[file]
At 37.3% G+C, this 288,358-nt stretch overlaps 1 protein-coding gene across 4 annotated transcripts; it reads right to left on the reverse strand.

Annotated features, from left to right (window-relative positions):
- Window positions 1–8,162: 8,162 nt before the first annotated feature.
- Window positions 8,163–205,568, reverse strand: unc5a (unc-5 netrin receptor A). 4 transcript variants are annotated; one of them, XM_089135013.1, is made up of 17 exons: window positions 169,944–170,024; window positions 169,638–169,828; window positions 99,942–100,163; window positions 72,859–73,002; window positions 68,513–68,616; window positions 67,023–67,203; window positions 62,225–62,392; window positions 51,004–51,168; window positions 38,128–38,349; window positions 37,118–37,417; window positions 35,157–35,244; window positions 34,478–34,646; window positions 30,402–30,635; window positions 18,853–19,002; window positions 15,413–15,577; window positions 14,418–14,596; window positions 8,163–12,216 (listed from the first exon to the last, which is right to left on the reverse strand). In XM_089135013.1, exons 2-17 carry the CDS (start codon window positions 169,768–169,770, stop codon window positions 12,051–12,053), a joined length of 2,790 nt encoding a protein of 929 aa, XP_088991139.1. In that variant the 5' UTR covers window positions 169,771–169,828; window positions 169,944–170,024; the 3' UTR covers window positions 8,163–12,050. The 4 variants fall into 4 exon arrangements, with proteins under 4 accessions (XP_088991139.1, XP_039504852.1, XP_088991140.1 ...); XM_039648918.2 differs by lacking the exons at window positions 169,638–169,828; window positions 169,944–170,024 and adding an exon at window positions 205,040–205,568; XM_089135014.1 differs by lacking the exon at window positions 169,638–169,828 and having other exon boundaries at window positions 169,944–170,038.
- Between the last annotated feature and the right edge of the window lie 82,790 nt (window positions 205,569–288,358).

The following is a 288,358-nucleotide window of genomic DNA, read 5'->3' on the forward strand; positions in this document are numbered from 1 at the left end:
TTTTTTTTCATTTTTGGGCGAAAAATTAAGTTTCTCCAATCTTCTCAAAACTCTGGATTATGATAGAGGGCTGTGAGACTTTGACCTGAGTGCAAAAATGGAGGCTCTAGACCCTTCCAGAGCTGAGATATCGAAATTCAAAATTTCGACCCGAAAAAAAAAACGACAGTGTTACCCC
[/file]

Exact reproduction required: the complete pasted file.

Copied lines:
At 37.3% G+C, this 288,358-nt stretch overlaps 1 protein-coding gene across 4 annotated transcripts; it reads right to left on the reverse strand.

Annotated features, from left to right (window-relative positions):
- Window positions 1–8,162: 8,162 nt before the first annotated feature.
- Window positions 8,163–205,568, reverse strand: unc5a (unc-5 netrin receptor A). 4 transcript variants are annotated; one of them, XM_089135013.1, is made up of 17 exons: window positions 169,944–170,024; window positions 169,638–169,828; window positions 99,942–100,163; window positions 72,859–73,002; window positions 68,513–68,616; window positions 67,023–67,203; window positions 62,225–62,392; window positions 51,004–51,168; window positions 38,128–38,349; window positions 37,118–37,417; window positions 35,157–35,244; window positions 34,478–34,646; window positions 30,402–30,635; window positions 18,853–19,002; window positions 15,413–15,577; window positions 14,418–14,596; window positions 8,163–12,216 (listed from the first exon to the last, which is right to left on the reverse strand). In XM_089135013.1, exons 2-17 carry the CDS (start codon window positions 169,768–169,770, stop codon window positions 12,051–12,053), a joined length of 2,790 nt encoding a protein of 929 aa, XP_088991139.1. In that variant the 5' UTR covers window positions 169,771–169,828; window positions 169,944–170,024; the 3' UTR covers window positions 8,163–12,050. The 4 variants fall into 4 exon arrangements, with proteins under 4 accessions (XP_088991139.1, XP_039504852.1, XP_088991140.1 ...); XM_039648918.2 differs by lacking the exons at window positions 169,638–169,828; window positions 169,944–170,024 and adding an exon at window positions 205,040–205,568; XM_089135014.1 differs by lacking the exon at window positions 169,638–169,828 and having other exon boundaries at window positions 169,944–170,038.
- Between the last annotated feature and the right edge of the window lie 82,790 nt (window positions 205,569–288,358).

The following is a 288,358-nucleotide window of genomic DNA, read 5'->3' on the forward strand; positions in this document are numbered from 1 at the left end:
TTTTTTTTCATTTTTGGGCGAAAAATTAAGTTTCTCCAATCTTCTCAAAACTCTGGATTATGATAGAGGGCTGTGAGACTTTGACCTGAGTGCAAAAATGGAGGCTCTAGACCCTTCCAGAGCTGAGATATCGAAATTCAAAATTTCGACCCGAAAAAAAAAACGACAGTGTTACCCC